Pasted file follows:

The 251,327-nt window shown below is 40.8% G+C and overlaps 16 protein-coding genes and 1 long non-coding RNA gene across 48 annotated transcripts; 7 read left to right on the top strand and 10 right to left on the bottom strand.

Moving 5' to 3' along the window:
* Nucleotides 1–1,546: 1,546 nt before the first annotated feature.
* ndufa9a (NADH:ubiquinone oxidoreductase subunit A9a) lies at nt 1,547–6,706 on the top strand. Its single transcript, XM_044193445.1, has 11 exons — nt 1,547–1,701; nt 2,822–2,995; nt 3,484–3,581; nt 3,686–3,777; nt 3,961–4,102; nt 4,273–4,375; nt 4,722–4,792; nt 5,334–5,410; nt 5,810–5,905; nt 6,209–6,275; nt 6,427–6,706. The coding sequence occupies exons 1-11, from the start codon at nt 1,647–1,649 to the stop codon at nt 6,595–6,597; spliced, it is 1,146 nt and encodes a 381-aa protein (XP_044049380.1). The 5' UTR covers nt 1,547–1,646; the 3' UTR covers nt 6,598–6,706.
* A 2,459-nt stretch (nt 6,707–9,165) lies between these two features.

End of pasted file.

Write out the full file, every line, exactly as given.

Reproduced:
The 251,327-nt window shown below is 40.8% G+C and overlaps 16 protein-coding genes and 1 long non-coding RNA gene across 48 annotated transcripts; 7 read left to right on the top strand and 10 right to left on the bottom strand.

Moving 5' to 3' along the window:
* Nucleotides 1–1,546: 1,546 nt before the first annotated feature.
* ndufa9a (NADH:ubiquinone oxidoreductase subunit A9a) lies at nt 1,547–6,706 on the top strand. Its single transcript, XM_044193445.1, has 11 exons — nt 1,547–1,701; nt 2,822–2,995; nt 3,484–3,581; nt 3,686–3,777; nt 3,961–4,102; nt 4,273–4,375; nt 4,722–4,792; nt 5,334–5,410; nt 5,810–5,905; nt 6,209–6,275; nt 6,427–6,706. The coding sequence occupies exons 1-11, from the start codon at nt 1,647–1,649 to the stop codon at nt 6,595–6,597; spliced, it is 1,146 nt and encodes a 381-aa protein (XP_044049380.1). The 5' UTR covers nt 1,547–1,646; the 3' UTR covers nt 6,598–6,706.
* A 2,459-nt stretch (nt 6,707–9,165) lies between these two features.